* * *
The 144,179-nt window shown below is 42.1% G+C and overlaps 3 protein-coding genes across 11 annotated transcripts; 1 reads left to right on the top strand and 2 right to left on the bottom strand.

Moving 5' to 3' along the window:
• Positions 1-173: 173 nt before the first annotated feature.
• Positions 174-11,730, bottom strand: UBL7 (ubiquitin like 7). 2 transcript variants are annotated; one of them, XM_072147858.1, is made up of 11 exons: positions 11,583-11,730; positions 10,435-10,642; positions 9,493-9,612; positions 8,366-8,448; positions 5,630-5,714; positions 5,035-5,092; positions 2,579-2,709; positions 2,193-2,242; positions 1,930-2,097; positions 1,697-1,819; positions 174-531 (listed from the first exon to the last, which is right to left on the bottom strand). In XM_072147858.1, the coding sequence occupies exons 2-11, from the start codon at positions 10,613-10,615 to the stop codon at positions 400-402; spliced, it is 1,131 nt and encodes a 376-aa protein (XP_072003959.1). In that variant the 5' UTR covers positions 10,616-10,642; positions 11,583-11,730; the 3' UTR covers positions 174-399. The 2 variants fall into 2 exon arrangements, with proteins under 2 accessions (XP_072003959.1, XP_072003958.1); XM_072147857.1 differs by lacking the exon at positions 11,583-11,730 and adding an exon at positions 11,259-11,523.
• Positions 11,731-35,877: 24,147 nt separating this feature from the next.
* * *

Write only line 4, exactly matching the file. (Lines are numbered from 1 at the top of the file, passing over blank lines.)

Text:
• Positions 174-11,730, bottom strand: UBL7 (ubiquitin like 7). 2 transcript variants are annotated; one of them, XM_072147858.1, is made up of 11 exons: positions 11,583-11,730; positions 10,435-10,642; positions 9,493-9,612; positions 8,366-8,448; positions 5,630-5,714; positions 5,035-5,092; positions 2,579-2,709; positions 2,193-2,242; positions 1,930-2,097; positions 1,697-1,819; positions 174-531 (listed from the first exon to the last, which is right to left on the bottom strand). In XM_072147858.1, the coding sequence occupies exons 2-11, from the start codon at positions 10,613-10,615 to the stop codon at positions 400-402; spliced, it is 1,131 nt and encodes a 376-aa protein (XP_072003959.1). In that variant the 5' UTR covers positions 10,616-10,642; positions 11,583-11,730; the 3' UTR covers positions 174-399. The 2 variants fall into 2 exon arrangements, with proteins under 2 accessions (XP_072003959.1, XP_072003958.1); XM_072147857.1 differs by lacking the exon at positions 11,583-11,730 and adding an exon at positions 11,259-11,523.